Brass brushes can be used, but make sure it is made with brass wire and not brass-coated wire. Brass-coated wire is less expensive, but once the coating wears off, again, it will contaminate the base material.
There are two different types of wire brushes, crimped wire brushes or knot-style brushes, which takes several wires and twists them together. In cleaning and prep work on sheet, round, or square stock, a crimped wire brush in either a cup or bevel form is ideal. The wires on the brush will pick at the contamination, lift it, and release it, whereas a knot brush will pick up and hold the contaminants, which you do not want.
A bevel-style brush can be particularly useful if you are working over a larger surface. For very large surfaces, say 1.75-in.-thick plate used to build aircraft carriers, a much larger cup-style brush is an ideal option. The key is that you want to keep the surface dimensionally similar to where you started.
If you are preparing to do a butt weld, it is necessary to perform a bevel. Traditionally, shops would use a stock grinding wheel to grind those bevels in. The thickness of the plate will dictate what kind of angle is necessary and how deep that angle needs to be. Given that this is an approach that depends on the force applied by the operator, each shop’s angles will be a little bit different.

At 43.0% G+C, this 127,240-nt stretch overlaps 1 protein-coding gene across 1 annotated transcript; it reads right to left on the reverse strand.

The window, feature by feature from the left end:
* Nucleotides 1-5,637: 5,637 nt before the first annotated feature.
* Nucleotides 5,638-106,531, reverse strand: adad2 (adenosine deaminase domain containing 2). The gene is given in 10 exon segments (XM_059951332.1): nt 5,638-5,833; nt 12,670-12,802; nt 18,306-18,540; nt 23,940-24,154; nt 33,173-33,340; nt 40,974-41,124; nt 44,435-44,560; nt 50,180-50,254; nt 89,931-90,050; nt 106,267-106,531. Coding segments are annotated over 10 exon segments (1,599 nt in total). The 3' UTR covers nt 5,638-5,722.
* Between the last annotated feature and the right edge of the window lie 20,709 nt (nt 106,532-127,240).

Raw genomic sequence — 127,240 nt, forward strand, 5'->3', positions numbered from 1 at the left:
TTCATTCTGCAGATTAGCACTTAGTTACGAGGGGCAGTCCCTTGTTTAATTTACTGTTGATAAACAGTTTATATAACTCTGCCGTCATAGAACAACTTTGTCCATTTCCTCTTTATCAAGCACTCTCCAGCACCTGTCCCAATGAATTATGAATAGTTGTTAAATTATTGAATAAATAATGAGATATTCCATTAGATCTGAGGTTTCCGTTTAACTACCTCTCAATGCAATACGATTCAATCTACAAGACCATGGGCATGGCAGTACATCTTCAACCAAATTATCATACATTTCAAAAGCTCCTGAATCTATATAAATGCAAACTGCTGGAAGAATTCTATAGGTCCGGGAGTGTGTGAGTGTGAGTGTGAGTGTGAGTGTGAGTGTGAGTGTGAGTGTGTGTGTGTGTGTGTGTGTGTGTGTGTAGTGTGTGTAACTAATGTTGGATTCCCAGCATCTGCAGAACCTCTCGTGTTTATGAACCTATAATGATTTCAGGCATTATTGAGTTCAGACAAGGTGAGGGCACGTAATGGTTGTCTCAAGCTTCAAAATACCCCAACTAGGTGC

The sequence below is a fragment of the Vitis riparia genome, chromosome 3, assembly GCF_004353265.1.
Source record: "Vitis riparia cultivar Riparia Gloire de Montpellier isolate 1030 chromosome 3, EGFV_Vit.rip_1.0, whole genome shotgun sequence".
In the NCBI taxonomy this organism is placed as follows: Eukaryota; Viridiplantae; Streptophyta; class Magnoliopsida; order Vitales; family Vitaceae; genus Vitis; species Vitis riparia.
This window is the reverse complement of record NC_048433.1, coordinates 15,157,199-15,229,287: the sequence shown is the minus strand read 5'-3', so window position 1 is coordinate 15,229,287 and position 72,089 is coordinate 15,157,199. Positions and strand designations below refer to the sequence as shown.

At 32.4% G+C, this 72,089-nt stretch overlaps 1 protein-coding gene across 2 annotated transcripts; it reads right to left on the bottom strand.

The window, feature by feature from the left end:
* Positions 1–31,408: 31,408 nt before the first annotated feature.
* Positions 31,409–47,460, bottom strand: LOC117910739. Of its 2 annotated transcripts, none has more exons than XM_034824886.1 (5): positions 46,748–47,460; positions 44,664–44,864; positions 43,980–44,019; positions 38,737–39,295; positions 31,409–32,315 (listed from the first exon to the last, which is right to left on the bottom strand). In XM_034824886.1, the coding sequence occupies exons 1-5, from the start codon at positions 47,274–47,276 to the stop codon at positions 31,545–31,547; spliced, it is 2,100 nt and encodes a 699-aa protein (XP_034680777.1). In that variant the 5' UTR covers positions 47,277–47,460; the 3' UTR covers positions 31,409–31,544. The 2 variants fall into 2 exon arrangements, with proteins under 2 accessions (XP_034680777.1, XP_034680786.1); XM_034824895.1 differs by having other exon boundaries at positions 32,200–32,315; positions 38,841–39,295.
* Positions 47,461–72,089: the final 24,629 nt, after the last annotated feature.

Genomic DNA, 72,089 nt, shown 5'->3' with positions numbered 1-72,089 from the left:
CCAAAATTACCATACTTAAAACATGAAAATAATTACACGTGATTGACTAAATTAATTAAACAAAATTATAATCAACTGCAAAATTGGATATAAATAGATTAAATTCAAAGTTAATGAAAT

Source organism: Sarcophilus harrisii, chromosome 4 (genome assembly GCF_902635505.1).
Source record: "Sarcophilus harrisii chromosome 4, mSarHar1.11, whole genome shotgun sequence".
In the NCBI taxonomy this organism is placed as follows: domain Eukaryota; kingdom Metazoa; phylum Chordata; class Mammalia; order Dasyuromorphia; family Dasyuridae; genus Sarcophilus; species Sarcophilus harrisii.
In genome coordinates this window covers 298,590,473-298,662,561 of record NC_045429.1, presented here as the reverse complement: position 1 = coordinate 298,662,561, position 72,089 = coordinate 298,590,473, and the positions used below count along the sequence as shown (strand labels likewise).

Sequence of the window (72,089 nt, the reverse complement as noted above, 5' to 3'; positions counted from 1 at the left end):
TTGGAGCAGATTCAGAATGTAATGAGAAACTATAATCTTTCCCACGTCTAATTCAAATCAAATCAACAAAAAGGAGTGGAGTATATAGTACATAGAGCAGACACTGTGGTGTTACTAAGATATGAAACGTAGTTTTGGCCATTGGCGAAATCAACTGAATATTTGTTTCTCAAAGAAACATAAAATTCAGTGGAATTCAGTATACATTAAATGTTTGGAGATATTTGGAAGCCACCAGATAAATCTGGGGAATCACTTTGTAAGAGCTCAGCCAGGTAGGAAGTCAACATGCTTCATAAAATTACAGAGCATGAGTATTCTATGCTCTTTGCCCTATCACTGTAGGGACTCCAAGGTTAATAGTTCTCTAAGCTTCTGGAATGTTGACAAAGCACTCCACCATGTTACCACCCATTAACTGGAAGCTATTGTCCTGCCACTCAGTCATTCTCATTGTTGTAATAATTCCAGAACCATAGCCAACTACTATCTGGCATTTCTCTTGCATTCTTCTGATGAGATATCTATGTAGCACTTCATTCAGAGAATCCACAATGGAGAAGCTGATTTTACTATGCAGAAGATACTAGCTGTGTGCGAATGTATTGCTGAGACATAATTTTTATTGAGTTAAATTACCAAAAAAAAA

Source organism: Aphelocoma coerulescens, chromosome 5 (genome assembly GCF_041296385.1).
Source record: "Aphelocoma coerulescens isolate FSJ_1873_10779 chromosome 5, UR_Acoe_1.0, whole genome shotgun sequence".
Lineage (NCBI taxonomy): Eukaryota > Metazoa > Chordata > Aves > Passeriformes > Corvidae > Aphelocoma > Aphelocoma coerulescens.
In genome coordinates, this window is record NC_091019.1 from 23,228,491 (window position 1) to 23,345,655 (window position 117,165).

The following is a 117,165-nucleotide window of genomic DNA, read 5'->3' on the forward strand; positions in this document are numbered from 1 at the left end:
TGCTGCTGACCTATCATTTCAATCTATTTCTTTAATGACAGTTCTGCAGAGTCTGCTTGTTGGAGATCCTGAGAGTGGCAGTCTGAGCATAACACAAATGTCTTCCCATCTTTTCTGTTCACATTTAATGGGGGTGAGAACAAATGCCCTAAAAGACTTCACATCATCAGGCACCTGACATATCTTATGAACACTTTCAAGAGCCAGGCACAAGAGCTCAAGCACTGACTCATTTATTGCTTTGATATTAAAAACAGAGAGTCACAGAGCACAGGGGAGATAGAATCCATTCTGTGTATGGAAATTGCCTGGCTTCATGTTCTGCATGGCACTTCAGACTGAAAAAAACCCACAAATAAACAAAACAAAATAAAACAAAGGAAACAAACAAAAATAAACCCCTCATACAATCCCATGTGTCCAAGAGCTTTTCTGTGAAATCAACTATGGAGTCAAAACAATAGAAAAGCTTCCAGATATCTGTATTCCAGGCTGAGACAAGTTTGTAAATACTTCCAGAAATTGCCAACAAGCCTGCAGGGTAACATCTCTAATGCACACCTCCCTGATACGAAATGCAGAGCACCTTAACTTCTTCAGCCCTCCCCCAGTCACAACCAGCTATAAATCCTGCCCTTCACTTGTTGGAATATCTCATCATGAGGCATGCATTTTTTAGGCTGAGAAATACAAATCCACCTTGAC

Another option is to use a flap disc. This requires the use of a coated abrasive rated for aluminum. Ceramic oxide discs are popular for this because they have many more fracture points built into the design, so that it breaks down slower than a standard aluminum oxide disc. With any disc you use, however, it’s important that it have a lubricant or top side coating to cut down the friction and, in the process, the heat generated. Heat is always the enemy; it not only affects the base metal, but it also affects the consumables. With the proper coating, it will run cooler, preventing the material from sticking as quickly to the disc.